Welcome to GIS in Ecology

Geographic Information Systems, or GIS for short, are rapidly becoming an essential tool in many areas of ecological research. However, getting to grips with how to correctly use GIS in ecological research is not necessarily straight-forward.

The would-be ecological GIS user is faced with a whole new set of unfamiliar and confusing jargon, making it difficult to know where to start. This difficulty is further amplified by the fact that most training, instruction and advice currently available has been developed to teach the GIS skills required by geographers rather than ecologists. Many ecologists are put off by these difficulties and abandon their attempts to use GIS in their research.

However, GIS is a powerful tool for ecologists and, in our experience, with the correct introduction, anyone can get to grips with it quickly and easily, to the great benefit of their research.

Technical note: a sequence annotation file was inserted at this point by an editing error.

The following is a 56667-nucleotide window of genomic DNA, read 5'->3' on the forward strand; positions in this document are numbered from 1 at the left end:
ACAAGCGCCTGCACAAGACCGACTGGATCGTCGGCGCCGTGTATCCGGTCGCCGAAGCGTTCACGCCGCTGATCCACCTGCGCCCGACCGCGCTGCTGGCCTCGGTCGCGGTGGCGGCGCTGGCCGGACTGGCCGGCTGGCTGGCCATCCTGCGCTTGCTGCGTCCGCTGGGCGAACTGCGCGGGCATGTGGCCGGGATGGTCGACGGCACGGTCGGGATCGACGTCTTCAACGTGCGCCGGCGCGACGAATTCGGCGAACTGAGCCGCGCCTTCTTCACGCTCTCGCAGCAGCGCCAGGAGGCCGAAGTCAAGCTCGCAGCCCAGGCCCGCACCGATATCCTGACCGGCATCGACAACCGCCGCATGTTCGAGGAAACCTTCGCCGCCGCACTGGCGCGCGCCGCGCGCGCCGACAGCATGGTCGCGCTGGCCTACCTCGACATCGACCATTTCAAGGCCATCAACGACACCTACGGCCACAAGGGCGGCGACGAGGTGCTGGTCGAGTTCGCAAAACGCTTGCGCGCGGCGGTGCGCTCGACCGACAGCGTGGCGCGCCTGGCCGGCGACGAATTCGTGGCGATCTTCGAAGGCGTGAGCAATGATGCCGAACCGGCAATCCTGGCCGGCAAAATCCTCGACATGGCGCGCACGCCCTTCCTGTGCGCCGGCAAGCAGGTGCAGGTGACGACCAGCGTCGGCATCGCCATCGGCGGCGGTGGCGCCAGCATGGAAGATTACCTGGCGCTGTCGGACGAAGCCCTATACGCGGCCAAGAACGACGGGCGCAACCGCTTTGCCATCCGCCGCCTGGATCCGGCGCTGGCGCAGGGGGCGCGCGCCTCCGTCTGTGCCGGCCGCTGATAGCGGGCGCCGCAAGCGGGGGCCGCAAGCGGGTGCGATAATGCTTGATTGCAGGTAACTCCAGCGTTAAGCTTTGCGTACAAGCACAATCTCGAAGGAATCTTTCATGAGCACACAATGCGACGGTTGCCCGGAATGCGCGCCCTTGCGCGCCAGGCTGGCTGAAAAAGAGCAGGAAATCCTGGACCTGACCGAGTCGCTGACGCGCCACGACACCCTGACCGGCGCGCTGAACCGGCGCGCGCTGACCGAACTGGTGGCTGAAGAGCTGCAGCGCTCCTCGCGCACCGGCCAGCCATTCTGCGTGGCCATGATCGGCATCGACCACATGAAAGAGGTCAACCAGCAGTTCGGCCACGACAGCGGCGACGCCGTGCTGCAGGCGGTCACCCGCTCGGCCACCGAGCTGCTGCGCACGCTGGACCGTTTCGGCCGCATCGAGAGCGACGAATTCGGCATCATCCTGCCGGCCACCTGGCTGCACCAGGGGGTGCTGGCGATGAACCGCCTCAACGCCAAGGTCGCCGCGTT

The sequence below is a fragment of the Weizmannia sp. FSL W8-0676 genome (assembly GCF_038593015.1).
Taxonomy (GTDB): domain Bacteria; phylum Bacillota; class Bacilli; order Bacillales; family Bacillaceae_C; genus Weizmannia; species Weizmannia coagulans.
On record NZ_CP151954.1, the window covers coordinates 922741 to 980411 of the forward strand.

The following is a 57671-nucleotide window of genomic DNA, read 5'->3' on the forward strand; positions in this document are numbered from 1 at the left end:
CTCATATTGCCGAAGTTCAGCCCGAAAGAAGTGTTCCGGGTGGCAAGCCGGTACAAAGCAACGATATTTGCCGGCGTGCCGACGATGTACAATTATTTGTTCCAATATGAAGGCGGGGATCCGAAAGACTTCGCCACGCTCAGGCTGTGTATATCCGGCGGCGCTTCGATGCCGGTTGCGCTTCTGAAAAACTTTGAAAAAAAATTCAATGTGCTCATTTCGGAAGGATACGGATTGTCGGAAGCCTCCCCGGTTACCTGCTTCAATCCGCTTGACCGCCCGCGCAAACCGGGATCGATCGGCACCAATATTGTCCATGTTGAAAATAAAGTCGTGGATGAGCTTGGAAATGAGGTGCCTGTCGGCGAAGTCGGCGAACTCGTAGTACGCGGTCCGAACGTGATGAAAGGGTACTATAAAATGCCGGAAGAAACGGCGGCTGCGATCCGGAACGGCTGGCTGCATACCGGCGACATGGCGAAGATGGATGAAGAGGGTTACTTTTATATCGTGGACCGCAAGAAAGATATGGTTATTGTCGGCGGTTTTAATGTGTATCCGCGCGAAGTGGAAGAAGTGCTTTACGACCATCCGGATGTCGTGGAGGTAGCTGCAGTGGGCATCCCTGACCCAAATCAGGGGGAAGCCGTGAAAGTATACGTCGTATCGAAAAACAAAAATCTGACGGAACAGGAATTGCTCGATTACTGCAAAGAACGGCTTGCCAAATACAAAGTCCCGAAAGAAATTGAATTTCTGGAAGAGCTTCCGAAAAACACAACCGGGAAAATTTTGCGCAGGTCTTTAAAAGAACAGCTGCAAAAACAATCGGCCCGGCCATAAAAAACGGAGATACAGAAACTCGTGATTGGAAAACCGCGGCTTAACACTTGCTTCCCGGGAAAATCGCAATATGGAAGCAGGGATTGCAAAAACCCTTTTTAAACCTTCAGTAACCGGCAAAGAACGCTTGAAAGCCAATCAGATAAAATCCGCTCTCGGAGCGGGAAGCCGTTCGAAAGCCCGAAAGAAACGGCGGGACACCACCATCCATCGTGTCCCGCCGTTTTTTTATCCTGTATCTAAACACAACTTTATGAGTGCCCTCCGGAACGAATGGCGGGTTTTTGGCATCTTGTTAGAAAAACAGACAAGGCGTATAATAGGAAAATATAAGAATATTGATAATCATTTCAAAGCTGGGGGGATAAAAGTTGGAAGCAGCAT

The key is to not try to learn how to use GIS as an abstract set of concepts and tasks, and certainly not to learn how geographers use it (why, for example, would an ecologist ever need to know how to work out what the best site is for a new superstore?). Rather, the key is to specifically learn how to apply it to the type of tasks which are needed to use GIS in ecological research.

GIS in Ecology was set up by Dr. Colin MacLeod in 2011 with the aim of making GIS as accessible as possible by providing in-person training courses, onlinetraining courses, books, advice and consultancy for ecologists by ecologists.

We aim to do this using the type of language that ecologists can understand, and by showing them specifically how to use GIS to do the everyday tasks ecologists need to know in order to quickly start using GIS in their research.

This is done using a teaching framework called the TOL Approach® which we have developed to help teach practical skills to life scientists.

We also provide an online forum where ecologists can ask questions and discuss issues specifically related to the use of GIS in ecology.

Through this, we hope to greatly expand the use of GIS in ecological research, to the benefit of all.